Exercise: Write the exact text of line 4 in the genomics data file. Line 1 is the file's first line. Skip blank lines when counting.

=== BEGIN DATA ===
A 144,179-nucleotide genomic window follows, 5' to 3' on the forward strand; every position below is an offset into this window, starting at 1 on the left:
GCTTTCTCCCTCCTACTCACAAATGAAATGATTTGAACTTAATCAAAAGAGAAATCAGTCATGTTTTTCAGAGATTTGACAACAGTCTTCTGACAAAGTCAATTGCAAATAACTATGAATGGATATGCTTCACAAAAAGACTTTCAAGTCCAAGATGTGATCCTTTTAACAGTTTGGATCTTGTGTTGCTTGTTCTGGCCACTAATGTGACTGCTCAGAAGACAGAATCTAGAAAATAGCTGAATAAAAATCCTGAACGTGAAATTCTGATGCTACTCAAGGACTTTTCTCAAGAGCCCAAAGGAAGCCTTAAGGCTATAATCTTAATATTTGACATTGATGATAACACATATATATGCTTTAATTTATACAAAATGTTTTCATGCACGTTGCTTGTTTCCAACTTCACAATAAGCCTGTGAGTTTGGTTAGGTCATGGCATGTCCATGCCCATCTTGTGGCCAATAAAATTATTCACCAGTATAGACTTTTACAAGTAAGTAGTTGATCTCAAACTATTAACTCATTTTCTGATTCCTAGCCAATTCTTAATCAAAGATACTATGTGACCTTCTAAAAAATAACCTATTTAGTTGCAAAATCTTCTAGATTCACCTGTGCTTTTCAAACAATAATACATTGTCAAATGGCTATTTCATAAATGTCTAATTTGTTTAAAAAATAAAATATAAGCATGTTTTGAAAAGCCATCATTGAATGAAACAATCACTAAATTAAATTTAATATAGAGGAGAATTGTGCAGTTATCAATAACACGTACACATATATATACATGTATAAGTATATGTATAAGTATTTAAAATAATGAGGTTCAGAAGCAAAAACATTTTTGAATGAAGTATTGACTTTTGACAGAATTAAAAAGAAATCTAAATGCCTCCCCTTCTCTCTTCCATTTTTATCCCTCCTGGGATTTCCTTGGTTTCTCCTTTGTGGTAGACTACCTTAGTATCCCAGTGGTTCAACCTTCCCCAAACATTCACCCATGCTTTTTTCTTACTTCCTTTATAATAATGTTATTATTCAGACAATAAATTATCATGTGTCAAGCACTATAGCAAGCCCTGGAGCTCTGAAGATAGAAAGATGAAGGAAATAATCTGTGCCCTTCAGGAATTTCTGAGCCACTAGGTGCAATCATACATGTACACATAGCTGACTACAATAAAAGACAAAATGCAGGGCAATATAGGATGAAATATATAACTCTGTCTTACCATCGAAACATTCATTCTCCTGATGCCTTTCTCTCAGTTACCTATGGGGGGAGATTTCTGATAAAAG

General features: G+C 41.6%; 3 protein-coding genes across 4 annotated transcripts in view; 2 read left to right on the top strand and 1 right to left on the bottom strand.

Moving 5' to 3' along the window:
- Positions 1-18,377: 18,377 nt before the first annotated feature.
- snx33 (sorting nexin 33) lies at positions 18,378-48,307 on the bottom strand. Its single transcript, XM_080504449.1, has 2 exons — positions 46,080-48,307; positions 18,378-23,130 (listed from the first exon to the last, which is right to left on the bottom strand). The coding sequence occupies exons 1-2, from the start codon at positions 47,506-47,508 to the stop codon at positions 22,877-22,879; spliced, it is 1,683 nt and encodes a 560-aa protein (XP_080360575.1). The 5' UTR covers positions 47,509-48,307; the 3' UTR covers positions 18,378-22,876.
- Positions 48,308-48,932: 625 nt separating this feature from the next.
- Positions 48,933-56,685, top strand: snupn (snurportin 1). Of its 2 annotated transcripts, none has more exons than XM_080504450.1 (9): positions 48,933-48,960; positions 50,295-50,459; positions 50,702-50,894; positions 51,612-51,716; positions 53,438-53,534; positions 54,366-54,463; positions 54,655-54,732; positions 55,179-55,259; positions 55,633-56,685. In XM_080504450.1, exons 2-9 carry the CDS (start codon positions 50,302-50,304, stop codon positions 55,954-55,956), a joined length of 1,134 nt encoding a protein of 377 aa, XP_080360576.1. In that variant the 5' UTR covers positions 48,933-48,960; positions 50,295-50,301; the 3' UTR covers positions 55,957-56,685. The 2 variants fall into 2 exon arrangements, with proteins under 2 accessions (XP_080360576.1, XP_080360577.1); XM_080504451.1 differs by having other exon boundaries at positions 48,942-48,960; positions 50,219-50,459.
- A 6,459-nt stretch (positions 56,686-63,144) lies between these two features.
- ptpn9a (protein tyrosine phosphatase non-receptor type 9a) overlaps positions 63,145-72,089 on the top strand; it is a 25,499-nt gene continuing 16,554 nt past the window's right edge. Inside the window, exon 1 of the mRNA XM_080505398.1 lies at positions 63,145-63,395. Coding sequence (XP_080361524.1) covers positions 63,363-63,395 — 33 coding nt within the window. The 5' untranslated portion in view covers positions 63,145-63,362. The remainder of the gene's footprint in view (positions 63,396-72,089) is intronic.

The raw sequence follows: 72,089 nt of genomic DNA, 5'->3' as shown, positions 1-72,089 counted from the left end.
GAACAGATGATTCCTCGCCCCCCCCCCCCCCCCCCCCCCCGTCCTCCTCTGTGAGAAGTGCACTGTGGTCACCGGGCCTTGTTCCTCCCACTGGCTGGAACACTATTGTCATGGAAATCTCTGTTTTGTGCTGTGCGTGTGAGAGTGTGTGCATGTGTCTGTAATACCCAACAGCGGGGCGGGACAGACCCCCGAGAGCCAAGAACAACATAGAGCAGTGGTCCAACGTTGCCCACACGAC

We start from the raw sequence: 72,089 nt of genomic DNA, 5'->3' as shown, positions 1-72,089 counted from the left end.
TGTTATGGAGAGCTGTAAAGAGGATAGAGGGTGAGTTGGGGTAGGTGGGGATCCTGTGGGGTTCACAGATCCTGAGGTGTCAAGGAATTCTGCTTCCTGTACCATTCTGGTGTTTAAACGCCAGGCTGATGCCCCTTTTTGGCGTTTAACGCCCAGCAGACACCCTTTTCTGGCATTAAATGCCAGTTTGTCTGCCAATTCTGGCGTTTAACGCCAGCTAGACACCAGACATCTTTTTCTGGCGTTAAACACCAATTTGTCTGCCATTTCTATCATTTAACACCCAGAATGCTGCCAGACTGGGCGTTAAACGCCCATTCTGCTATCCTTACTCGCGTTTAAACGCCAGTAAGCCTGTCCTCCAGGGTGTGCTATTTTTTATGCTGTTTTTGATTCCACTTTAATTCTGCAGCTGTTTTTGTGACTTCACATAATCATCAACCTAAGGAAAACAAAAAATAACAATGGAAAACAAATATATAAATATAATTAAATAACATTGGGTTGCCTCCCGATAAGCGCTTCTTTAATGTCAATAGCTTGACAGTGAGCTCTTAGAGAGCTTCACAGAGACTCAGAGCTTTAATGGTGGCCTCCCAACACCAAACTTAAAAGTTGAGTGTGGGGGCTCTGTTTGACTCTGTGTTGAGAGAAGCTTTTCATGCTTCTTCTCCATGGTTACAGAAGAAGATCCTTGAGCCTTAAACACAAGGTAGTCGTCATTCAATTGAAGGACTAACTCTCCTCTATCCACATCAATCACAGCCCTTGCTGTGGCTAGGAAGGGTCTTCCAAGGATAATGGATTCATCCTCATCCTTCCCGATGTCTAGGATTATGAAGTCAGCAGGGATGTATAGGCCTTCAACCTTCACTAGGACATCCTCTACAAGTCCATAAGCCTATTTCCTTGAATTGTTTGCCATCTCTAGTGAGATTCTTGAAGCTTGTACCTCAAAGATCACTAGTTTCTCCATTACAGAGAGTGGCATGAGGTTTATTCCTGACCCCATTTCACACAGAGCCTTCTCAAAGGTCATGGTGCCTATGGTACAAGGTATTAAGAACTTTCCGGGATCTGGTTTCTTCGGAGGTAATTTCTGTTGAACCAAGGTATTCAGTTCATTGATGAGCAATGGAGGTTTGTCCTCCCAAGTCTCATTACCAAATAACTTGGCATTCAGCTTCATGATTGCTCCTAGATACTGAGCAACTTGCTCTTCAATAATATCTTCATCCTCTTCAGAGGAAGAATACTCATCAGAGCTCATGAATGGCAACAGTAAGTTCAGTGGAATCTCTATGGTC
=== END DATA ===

Moving 5' to 3' along the window: